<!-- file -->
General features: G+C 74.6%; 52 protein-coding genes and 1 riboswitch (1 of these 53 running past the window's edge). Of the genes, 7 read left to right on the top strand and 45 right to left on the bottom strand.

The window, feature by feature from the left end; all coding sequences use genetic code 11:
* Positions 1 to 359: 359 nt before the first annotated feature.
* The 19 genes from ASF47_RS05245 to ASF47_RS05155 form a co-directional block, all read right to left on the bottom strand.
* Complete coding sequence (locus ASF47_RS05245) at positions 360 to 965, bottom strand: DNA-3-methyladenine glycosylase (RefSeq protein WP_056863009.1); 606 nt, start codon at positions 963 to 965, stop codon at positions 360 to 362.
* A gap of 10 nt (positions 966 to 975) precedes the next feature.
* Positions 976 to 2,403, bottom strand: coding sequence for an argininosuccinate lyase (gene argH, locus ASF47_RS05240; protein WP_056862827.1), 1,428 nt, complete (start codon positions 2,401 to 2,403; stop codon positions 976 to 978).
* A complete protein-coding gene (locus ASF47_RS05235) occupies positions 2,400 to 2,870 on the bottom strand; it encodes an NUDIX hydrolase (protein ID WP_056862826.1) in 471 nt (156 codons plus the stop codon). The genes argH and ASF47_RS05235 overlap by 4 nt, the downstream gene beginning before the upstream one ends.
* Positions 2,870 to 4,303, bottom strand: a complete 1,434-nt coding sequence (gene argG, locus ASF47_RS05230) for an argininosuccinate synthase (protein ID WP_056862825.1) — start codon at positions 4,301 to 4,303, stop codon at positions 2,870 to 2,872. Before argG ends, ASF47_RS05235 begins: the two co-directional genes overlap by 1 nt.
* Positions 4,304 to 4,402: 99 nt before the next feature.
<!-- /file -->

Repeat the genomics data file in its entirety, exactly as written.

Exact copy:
General features: G+C 74.6%; 52 protein-coding genes and 1 riboswitch (1 of these 53 running past the window's edge). Of the genes, 7 read left to right on the top strand and 45 right to left on the bottom strand.

The window, feature by feature from the left end; all coding sequences use genetic code 11:
* Positions 1 to 359: 359 nt before the first annotated feature.
* The 19 genes from ASF47_RS05245 to ASF47_RS05155 form a co-directional block, all read right to left on the bottom strand.
* Complete coding sequence (locus ASF47_RS05245) at positions 360 to 965, bottom strand: DNA-3-methyladenine glycosylase (RefSeq protein WP_056863009.1); 606 nt, start codon at positions 963 to 965, stop codon at positions 360 to 362.
* A gap of 10 nt (positions 966 to 975) precedes the next feature.
* Positions 976 to 2,403, bottom strand: coding sequence for an argininosuccinate lyase (gene argH, locus ASF47_RS05240; protein WP_056862827.1), 1,428 nt, complete (start codon positions 2,401 to 2,403; stop codon positions 976 to 978).
* A complete protein-coding gene (locus ASF47_RS05235) occupies positions 2,400 to 2,870 on the bottom strand; it encodes an NUDIX hydrolase (protein ID WP_056862826.1) in 471 nt (156 codons plus the stop codon). The genes argH and ASF47_RS05235 overlap by 4 nt, the downstream gene beginning before the upstream one ends.
* Positions 2,870 to 4,303, bottom strand: a complete 1,434-nt coding sequence (gene argG, locus ASF47_RS05230) for an argininosuccinate synthase (protein ID WP_056862825.1) — start codon at positions 4,301 to 4,303, stop codon at positions 2,870 to 2,872. Before argG ends, ASF47_RS05235 begins: the two co-directional genes overlap by 1 nt.
* Positions 4,304 to 4,402: 99 nt before the next feature.